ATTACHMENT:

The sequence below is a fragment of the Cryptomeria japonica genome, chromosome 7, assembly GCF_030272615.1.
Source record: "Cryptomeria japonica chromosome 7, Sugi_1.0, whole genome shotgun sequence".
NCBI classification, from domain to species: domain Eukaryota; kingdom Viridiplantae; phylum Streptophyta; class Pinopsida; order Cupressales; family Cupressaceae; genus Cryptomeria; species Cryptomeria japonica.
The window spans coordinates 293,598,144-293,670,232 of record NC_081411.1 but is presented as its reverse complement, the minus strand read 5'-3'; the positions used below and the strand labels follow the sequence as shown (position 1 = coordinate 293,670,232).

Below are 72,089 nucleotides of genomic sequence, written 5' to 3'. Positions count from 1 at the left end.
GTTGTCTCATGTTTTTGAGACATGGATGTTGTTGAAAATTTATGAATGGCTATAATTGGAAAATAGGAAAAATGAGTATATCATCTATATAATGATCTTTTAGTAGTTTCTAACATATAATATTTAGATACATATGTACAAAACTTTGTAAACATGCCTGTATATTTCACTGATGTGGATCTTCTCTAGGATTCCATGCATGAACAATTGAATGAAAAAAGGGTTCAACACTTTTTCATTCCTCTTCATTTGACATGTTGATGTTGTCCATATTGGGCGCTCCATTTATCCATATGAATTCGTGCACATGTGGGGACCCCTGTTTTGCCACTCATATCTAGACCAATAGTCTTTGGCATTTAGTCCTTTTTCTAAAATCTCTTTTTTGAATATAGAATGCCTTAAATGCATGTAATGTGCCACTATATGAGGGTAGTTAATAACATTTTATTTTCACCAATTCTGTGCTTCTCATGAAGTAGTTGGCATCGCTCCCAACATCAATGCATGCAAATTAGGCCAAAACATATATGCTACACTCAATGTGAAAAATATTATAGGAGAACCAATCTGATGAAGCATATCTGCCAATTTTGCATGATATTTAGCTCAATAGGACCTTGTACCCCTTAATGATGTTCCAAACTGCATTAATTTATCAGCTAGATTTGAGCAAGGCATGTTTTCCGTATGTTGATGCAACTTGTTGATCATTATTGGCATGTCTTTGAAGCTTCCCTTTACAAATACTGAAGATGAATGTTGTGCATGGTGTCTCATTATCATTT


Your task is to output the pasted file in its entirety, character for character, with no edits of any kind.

The sequence below is a fragment of the Cryptomeria japonica genome, chromosome 7, assembly GCF_030272615.1.
Source record: "Cryptomeria japonica chromosome 7, Sugi_1.0, whole genome shotgun sequence".
NCBI classification, from domain to species: domain Eukaryota; kingdom Viridiplantae; phylum Streptophyta; class Pinopsida; order Cupressales; family Cupressaceae; genus Cryptomeria; species Cryptomeria japonica.
The window spans coordinates 293,598,144-293,670,232 of record NC_081411.1 but is presented as its reverse complement, the minus strand read 5'-3'; the positions used below and the strand labels follow the sequence as shown (position 1 = coordinate 293,670,232).

Below are 72,089 nucleotides of genomic sequence, written 5' to 3'. Positions count from 1 at the left end.
GTTGTCTCATGTTTTTGAGACATGGATGTTGTTGAAAATTTATGAATGGCTATAATTGGAAAATAGGAAAAATGAGTATATCATCTATATAATGATCTTTTAGTAGTTTCTAACATATAATATTTAGATACATATGTACAAAACTTTGTAAACATGCCTGTATATTTCACTGATGTGGATCTTCTCTAGGATTCCATGCATGAACAATTGAATGAAAAAAGGGTTCAACACTTTTTCATTCCTCTTCATTTGACATGTTGATGTTGTCCATATTGGGCGCTCCATTTATCCATATGAATTCGTGCACATGTGGGGACCCCTGTTTTGCCACTCATATCTAGACCAATAGTCTTTGGCATTTAGTCCTTTTTCTAAAATCTCTTTTTTGAATATAGAATGCCTTAAATGCATGTAATGTGCCACTATATGAGGGTAGTTAATAACATTTTATTTTCACCAATTCTGTGCTTCTCATGAAGTAGTTGGCATCGCTCCCAACATCAATGCATGCAAATTAGGCCAAAACATATATGCTACACTCAATGTGAAAAATATTATAGGAGAACCAATCTGATGAAGCATATCTGCCAATTTTGCATGATATTTAGCTCAATAGGACCTTGTACCCCTTAATGATGTTCCAAACTGCATTAATTTATCAGCTAGATTTGAGCAAGGCATGTTTTCCGTATGTTGATGCAACTTGTTGATCATTATTGGCATGTCTTTGAAGCTTCCCTTTACAAATACTGAAGATGAATGTTGTGCATGGTGTCTCATTATCATTT